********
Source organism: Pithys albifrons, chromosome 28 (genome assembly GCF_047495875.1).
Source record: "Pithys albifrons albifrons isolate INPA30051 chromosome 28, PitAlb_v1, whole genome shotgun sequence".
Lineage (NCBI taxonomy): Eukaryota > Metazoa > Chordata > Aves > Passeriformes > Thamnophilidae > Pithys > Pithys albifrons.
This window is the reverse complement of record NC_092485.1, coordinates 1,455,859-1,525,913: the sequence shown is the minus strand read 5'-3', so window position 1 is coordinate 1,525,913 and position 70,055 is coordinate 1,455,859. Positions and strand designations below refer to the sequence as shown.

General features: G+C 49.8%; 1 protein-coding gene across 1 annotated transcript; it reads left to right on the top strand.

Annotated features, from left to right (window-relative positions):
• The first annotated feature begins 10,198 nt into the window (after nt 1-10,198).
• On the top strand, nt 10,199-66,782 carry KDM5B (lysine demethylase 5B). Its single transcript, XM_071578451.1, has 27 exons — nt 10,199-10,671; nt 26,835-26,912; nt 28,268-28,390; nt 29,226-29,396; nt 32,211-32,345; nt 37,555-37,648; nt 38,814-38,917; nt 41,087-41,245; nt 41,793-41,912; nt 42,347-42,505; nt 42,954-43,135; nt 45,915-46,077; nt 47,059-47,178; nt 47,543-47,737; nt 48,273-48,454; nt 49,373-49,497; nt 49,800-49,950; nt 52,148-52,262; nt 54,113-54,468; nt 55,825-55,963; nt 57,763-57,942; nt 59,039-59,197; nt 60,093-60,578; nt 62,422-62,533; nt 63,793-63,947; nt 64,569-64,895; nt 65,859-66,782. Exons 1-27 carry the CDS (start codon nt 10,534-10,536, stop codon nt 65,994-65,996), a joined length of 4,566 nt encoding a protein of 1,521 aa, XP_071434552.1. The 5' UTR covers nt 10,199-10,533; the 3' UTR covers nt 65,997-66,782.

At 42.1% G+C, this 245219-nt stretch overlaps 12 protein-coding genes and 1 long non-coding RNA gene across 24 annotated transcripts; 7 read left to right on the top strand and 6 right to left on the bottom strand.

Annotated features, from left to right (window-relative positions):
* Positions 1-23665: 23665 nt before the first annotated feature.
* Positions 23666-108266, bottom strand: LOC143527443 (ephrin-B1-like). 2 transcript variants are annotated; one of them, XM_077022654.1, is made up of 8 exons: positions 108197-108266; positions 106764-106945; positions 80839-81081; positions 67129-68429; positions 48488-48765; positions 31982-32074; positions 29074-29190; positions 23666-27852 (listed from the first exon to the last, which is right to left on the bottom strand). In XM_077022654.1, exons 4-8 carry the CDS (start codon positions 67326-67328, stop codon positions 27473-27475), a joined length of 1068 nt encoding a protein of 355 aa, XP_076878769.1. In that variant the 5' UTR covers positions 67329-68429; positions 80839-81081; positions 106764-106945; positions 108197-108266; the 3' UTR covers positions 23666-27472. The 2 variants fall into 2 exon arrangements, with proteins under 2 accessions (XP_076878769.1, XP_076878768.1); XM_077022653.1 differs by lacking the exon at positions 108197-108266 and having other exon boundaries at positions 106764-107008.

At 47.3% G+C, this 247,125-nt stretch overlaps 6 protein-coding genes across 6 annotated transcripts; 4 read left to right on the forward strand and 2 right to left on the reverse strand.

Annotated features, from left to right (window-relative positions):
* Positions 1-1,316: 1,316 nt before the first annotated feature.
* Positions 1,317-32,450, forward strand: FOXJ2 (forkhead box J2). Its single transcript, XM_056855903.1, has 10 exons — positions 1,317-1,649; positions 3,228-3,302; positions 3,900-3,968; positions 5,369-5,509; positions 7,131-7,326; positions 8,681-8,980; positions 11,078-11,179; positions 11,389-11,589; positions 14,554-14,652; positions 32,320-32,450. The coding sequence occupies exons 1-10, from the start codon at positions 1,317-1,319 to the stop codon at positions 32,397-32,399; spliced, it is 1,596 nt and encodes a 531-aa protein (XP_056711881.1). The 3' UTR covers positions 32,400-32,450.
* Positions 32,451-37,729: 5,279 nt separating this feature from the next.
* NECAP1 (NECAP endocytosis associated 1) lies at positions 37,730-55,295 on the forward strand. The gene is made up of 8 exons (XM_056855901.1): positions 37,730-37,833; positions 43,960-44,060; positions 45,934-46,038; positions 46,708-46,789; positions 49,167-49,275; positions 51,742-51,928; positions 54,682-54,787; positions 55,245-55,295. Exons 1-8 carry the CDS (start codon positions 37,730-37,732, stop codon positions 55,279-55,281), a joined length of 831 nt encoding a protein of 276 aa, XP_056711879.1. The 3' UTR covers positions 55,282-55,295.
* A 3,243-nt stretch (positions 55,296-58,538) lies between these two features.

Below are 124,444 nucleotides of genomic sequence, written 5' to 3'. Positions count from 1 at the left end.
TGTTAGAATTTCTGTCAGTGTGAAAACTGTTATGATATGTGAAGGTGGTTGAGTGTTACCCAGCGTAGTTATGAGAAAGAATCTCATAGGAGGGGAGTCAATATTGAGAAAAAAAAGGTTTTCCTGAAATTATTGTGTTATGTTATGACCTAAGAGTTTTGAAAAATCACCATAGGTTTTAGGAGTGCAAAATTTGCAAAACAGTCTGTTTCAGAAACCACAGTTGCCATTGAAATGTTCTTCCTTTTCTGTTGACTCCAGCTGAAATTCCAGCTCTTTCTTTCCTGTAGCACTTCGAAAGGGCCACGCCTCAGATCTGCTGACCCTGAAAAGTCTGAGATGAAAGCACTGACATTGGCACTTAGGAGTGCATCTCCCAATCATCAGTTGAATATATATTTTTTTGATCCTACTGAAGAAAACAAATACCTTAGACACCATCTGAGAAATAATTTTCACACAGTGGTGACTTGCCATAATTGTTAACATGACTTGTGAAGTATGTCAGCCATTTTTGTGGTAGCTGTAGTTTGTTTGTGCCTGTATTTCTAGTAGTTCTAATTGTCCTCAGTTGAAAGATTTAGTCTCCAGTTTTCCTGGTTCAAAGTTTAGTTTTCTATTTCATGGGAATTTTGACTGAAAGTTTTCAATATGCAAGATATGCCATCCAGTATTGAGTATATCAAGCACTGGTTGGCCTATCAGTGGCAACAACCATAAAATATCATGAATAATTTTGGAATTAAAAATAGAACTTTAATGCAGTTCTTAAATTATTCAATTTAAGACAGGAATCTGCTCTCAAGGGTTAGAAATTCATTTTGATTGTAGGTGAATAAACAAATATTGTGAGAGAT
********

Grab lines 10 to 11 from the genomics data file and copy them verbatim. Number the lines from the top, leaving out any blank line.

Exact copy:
Annotated features, from left to right (window-relative positions):
* Positions 1-23665: 23665 nt before the first annotated feature.